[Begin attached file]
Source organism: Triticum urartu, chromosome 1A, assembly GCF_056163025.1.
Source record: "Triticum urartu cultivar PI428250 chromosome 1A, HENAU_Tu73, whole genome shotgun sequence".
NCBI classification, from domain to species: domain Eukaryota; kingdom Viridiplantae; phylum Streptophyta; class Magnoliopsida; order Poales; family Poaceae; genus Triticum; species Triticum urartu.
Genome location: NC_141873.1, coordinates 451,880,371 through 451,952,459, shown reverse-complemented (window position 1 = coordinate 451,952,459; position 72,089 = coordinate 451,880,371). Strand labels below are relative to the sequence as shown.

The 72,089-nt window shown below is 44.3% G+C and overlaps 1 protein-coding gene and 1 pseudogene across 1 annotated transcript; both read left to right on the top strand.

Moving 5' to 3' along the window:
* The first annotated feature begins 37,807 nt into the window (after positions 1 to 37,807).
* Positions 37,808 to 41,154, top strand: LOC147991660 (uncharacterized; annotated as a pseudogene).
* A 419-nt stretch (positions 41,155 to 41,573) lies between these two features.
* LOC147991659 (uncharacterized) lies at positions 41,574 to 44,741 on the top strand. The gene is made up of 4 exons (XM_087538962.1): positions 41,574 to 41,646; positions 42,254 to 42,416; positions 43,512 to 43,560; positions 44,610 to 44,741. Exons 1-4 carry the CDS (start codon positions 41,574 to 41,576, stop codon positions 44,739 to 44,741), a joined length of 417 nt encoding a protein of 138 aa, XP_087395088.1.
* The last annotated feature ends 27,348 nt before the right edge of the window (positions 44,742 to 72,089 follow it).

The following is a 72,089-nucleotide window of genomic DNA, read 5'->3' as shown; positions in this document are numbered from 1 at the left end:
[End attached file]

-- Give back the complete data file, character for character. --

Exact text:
Source organism: Triticum urartu, chromosome 1A, assembly GCF_056163025.1.
Source record: "Triticum urartu cultivar PI428250 chromosome 1A, HENAU_Tu73, whole genome shotgun sequence".
NCBI classification, from domain to species: domain Eukaryota; kingdom Viridiplantae; phylum Streptophyta; class Magnoliopsida; order Poales; family Poaceae; genus Triticum; species Triticum urartu.
Genome location: NC_141873.1, coordinates 451,880,371 through 451,952,459, shown reverse-complemented (window position 1 = coordinate 451,952,459; position 72,089 = coordinate 451,880,371). Strand labels below are relative to the sequence as shown.

The 72,089-nt window shown below is 44.3% G+C and overlaps 1 protein-coding gene and 1 pseudogene across 1 annotated transcript; both read left to right on the top strand.

Moving 5' to 3' along the window:
* The first annotated feature begins 37,807 nt into the window (after positions 1 to 37,807).
* Positions 37,808 to 41,154, top strand: LOC147991660 (uncharacterized; annotated as a pseudogene).
* A 419-nt stretch (positions 41,155 to 41,573) lies between these two features.
* LOC147991659 (uncharacterized) lies at positions 41,574 to 44,741 on the top strand. The gene is made up of 4 exons (XM_087538962.1): positions 41,574 to 41,646; positions 42,254 to 42,416; positions 43,512 to 43,560; positions 44,610 to 44,741. Exons 1-4 carry the CDS (start codon positions 41,574 to 41,576, stop codon positions 44,739 to 44,741), a joined length of 417 nt encoding a protein of 138 aa, XP_087395088.1.
* The last annotated feature ends 27,348 nt before the right edge of the window (positions 44,742 to 72,089 follow it).

The following is a 72,089-nucleotide window of genomic DNA, read 5'->3' as shown; positions in this document are numbered from 1 at the left end: